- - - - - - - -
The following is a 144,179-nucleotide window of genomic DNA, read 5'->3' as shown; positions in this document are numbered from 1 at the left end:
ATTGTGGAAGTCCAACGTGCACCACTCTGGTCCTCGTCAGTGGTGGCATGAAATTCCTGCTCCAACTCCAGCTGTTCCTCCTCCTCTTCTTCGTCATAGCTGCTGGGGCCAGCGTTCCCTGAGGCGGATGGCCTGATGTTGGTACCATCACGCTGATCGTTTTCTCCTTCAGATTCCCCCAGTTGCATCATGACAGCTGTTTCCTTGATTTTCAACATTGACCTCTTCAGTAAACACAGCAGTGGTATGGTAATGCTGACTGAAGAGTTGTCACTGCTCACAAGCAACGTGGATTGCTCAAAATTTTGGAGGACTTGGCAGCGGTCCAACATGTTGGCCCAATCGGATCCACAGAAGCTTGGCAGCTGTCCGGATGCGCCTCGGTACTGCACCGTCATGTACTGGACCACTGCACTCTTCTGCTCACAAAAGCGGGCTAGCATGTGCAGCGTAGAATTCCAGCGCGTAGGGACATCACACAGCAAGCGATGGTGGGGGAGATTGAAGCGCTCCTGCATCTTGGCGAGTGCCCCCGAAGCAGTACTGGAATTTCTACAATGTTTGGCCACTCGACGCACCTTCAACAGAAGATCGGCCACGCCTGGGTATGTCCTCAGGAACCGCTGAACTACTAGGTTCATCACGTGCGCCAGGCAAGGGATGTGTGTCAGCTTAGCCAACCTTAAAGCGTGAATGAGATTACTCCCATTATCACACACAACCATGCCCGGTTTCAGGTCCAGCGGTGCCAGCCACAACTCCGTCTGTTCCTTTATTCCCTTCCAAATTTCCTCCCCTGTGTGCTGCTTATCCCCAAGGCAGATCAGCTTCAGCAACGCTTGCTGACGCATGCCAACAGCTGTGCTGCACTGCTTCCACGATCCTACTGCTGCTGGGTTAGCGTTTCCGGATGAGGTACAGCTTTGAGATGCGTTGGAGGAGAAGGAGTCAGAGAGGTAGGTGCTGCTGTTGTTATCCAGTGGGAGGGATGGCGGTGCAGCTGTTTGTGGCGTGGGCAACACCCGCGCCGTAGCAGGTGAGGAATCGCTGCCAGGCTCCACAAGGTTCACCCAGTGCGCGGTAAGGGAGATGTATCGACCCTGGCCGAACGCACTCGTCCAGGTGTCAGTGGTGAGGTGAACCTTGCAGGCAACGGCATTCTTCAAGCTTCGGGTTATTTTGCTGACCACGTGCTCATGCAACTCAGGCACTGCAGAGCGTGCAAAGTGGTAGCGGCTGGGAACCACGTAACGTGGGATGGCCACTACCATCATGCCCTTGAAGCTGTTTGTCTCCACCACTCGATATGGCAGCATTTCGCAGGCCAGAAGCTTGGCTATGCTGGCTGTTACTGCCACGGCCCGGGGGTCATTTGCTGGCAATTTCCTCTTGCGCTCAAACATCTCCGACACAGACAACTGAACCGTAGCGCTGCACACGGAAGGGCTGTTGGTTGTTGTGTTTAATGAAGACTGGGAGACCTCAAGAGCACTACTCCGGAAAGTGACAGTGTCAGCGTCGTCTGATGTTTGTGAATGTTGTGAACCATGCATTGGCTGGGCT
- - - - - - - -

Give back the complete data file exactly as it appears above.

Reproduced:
The following is a 144,179-nucleotide window of genomic DNA, read 5'->3' as shown; positions in this document are numbered from 1 at the left end:
ATTGTGGAAGTCCAACGTGCACCACTCTGGTCCTCGTCAGTGGTGGCATGAAATTCCTGCTCCAACTCCAGCTGTTCCTCCTCCTCTTCTTCGTCATAGCTGCTGGGGCCAGCGTTCCCTGAGGCGGATGGCCTGATGTTGGTACCATCACGCTGATCGTTTTCTCCTTCAGATTCCCCCAGTTGCATCATGACAGCTGTTTCCTTGATTTTCAACATTGACCTCTTCAGTAAACACAGCAGTGGTATGGTAATGCTGACTGAAGAGTTGTCACTGCTCACAAGCAACGTGGATTGCTCAAAATTTTGGAGGACTTGGCAGCGGTCCAACATGTTGGCCCAATCGGATCCACAGAAGCTTGGCAGCTGTCCGGATGCGCCTCGGTACTGCACCGTCATGTACTGGACCACTGCACTCTTCTGCTCACAAAAGCGGGCTAGCATGTGCAGCGTAGAATTCCAGCGCGTAGGGACATCACACAGCAAGCGATGGTGGGGGAGATTGAAGCGCTCCTGCATCTTGGCGAGTGCCCCCGAAGCAGTACTGGAATTTCTACAATGTTTGGCCACTCGACGCACCTTCAACAGAAGATCGGCCACGCCTGGGTATGTCCTCAGGAACCGCTGAACTACTAGGTTCATCACGTGCGCCAGGCAAGGGATGTGTGTCAGCTTAGCCAACCTTAAAGCGTGAATGAGATTACTCCCATTATCACACACAACCATGCCCGGTTTCAGGTCCAGCGGTGCCAGCCACAACTCCGTCTGTTCCTTTATTCCCTTCCAAATTTCCTCCCCTGTGTGCTGCTTATCCCCAAGGCAGATCAGCTTCAGCAACGCTTGCTGACGCATGCCAACAGCTGTGCTGCACTGCTTCCACGATCCTACTGCTGCTGGGTTAGCGTTTCCGGATGAGGTACAGCTTTGAGATGCGTTGGAGGAGAAGGAGTCAGAGAGGTAGGTGCTGCTGTTGTTATCCAGTGGGAGGGATGGCGGTGCAGCTGTTTGTGGCGTGGGCAACACCCGCGCCGTAGCAGGTGAGGAATCGCTGCCAGGCTCCACAAGGTTCACCCAGTGCGCGGTAAGGGAGATGTATCGACCCTGGCCGAACGCACTCGTCCAGGTGTCAGTGGTGAGGTGAACCTTGCAGGCAACGGCATTCTTCAAGCTTCGGGTTATTTTGCTGACCACGTGCTCATGCAACTCAGGCACTGCAGAGCGTGCAAAGTGGTAGCGGCTGGGAACCACGTAACGTGGGATGGCCACTACCATCATGCCCTTGAAGCTGTTTGTCTCCACCACTCGATATGGCAGCATTTCGCAGGCCAGAAGCTTGGCTATGCTGGCTGTTACTGCCACGGCCCGGGGGTCATTTGCTGGCAATTTCCTCTTGCGCTCAAACATCTCCGACACAGACAACTGAACCGTAGCGCTGCACACGGAAGGGCTGTTGGTTGTTGTGTTTAATGAAGACTGGGAGACCTCAAGAGCACTACTCCGGAAAGTGACAGTGTCAGCGTCGTCTGATGTTTGTGAATGTTGTGAACCATGCATTGGCTGGGCT